Molly McKay arrived at the California Supreme Court’s hearing about San Francisco’s marriages on Tuesday—as she has at dozens of protests for gay marriage—in her brilliant white flowing wedding dress. She and her entourage streamed through the metal detectors at the entrance to the city’s state office building at 8:30 that morning, as the security guards stared, wondering if it were a gag or trouble.
McKay is the leader of Marriage Equality California and is now into wedding dress number five since she began campaigning in 1998. She, and the woman she calls her wife, Davina Kotulski, were couple number 17 to be married when San Francisco Mayor Gavin Newsom began same sex weddings on February 12. And so McKay, who is also the deputy director of California’s gay rights lobby, had a personal stake in the Supreme Court debate that day about whether Newsom had overstepped his powers—and whether the court would let the marriages stand.
The state Supreme Court has refused to hear any of the arguments about whether the state’s family-code prohibition on same-sex marriage is constitutional. The justices said they would reserve that judgment until a series of other lawsuits wend their way through the state’s court system and finally to them—a process that advocates, speaking optimistically, predict will take at least a year.
But after the state’s attorney general, Bill Lockyer, asked the court to step in and stop the marriages, which they did on March 11, the court said they would decide only the much narrower issue of whether Newsom had the authority to start the weddings. They also asked for briefs from both sides on the issue of whether they should let the roughly 4,000 couples, who were pronounced “spouses for life” during their City Hall ceremonies, stay in the legal limbo of their marriages, recognized by the City of San Francisco but almost no one else, until the constitutional question is resolved.
Even McKay, and some of the strongest advocates for same-sex marriage here like Kate Kendell, a lawyer who heads the National Center for Lesbian Rights, concede that Newsom was on very thin legal ice when he started the weddings. McKay, who herself is a University of California Hastings Law School alumna, called that part of the argument an “uphill battle.”
During the hearing, the justices peppered San Francisco Chief Deputy City Attorney Therese Stewart, who is defending the city, with questions about what would happen if local authorities were generally free to enforce laws as they wished.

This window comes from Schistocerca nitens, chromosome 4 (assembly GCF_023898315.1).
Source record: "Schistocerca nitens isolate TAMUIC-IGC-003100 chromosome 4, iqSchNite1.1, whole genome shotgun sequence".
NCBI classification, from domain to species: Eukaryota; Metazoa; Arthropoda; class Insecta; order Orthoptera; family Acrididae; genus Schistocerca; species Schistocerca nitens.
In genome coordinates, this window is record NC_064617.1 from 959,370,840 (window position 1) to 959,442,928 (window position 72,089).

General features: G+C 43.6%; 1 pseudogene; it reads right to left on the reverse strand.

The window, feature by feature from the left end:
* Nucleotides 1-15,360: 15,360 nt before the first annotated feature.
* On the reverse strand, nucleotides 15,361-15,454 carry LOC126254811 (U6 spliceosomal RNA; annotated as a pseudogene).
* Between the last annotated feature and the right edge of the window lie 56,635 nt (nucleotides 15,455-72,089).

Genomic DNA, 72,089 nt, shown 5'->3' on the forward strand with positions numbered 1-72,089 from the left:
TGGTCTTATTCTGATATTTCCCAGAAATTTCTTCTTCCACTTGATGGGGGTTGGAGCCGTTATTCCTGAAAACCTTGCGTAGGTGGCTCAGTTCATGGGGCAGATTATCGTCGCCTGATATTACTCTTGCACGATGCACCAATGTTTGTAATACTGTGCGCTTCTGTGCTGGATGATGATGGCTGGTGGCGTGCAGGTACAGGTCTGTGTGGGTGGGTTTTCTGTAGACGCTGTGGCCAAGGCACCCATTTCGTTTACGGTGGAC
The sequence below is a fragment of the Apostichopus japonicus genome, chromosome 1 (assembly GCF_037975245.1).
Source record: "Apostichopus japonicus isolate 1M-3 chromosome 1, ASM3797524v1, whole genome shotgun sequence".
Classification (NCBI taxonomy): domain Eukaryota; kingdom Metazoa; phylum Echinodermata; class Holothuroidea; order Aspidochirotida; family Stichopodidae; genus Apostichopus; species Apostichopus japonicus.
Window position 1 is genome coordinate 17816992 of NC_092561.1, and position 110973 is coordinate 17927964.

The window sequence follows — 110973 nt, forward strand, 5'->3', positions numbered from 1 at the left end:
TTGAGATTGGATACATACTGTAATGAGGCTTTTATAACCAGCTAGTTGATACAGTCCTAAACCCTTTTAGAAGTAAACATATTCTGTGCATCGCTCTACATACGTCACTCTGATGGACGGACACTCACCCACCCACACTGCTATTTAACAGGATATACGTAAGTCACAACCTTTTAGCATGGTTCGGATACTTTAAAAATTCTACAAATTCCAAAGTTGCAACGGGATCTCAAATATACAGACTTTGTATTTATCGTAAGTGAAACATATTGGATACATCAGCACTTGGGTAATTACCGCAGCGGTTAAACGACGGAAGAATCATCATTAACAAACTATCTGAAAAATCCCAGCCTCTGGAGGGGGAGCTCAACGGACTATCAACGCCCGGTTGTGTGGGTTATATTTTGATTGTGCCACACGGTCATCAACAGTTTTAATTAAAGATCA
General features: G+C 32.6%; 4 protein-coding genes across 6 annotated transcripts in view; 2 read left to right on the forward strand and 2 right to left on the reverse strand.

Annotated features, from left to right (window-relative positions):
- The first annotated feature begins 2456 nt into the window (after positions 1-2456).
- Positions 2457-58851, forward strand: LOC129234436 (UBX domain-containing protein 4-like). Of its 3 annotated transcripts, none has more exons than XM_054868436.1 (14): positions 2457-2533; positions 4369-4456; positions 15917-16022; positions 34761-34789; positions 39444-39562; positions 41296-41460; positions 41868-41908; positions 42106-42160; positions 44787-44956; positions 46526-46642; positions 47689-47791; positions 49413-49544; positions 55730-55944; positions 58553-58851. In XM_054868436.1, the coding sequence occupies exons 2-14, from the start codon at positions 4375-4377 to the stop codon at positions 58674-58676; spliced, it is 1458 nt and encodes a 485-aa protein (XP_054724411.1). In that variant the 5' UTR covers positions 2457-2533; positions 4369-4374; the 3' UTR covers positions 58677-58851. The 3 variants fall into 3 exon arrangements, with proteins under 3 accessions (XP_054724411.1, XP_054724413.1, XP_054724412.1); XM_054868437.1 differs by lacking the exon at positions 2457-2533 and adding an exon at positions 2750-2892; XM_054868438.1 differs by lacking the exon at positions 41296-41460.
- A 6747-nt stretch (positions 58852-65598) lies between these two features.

“Would your argument be the same if the police refused to enforce gun control laws?” quizzed Chief Justice Ronald George.
“Generally the answer is yes,” Stewart had to concede. “There could be a limiting principle.”
Later, outside on the courthouse steps, Kendell said that it will come down to that limiting principle, to where, as Stewart said inside during her argument, the court chooses to draw the line of what a mayor, acting on his own, can do to test state law.
“The court expressed concern about the mayor’s authority,” Kendell said, understating the barrage of questions Stewart got, “but even if Newsom had no authority, they could refuse to invalidate the marriages.”
That second question, what will the court do with the couples who now think they are married—at least in the eyes of San Francisco—left most observers wondering. McKay said that the thing that made her the most concerned was that there was no legal representation for the 4,000 couples in the courtroom. Her group, Equality California, had asked to join the suits on behalf of the newlyweds, but was told no by the court.
“I wanted to stand up and scream at the TV screen,” she said. The fact that the Alliance Defense Fund, one of the anti-gay groups involved in the litigation, was given two chances to speak and the couples got none left McKay, she said, “pissed.”
But it may be that apparent denial of due process that gives the Supreme Court an out. City Attorney Stewart’s first argument on the validity of the marriages is that the Supreme Court cannot rule for that simple reason: that the couples have not had their day in court and therefore the marriages must stand until they do.
“It would be preposterous to presume what is in the couples’ best interest without hearing from them,” Kendell said.
The justices have up to 90 days to rule, and Kendell guessed that this relatively conservative court, with the right wing held up by Justices Janice Brown and Marvin Baxter, who called the marriages “this mess that Mayor Newsom made,” might do anything.
After the hearing, McKay said she felt “a bit deflated,” as she took questions on the courthouse steps where five satellite trucks and 12 television crews had assembled. Later she said, “I see what Mayor Newsom did regardless of what the justices decide, as a really positive thing. It allowed the world to see real live couples—and it immediately dispelled many of the myths of what gay marriage would mean.”
McKay thinks legalizing gay marriage in California will be a race between the state courts and the Legislature, where a same-sex marriage bill has had hearings, but no positive action. The bill’s sponsor, out gay Assemblymember Mark Leno (D-San Francisco) has promised to introduce it again next legislative session, this time with the full support of the Assembly’s Democratic leadership—where it will probably be debated at about this time next year.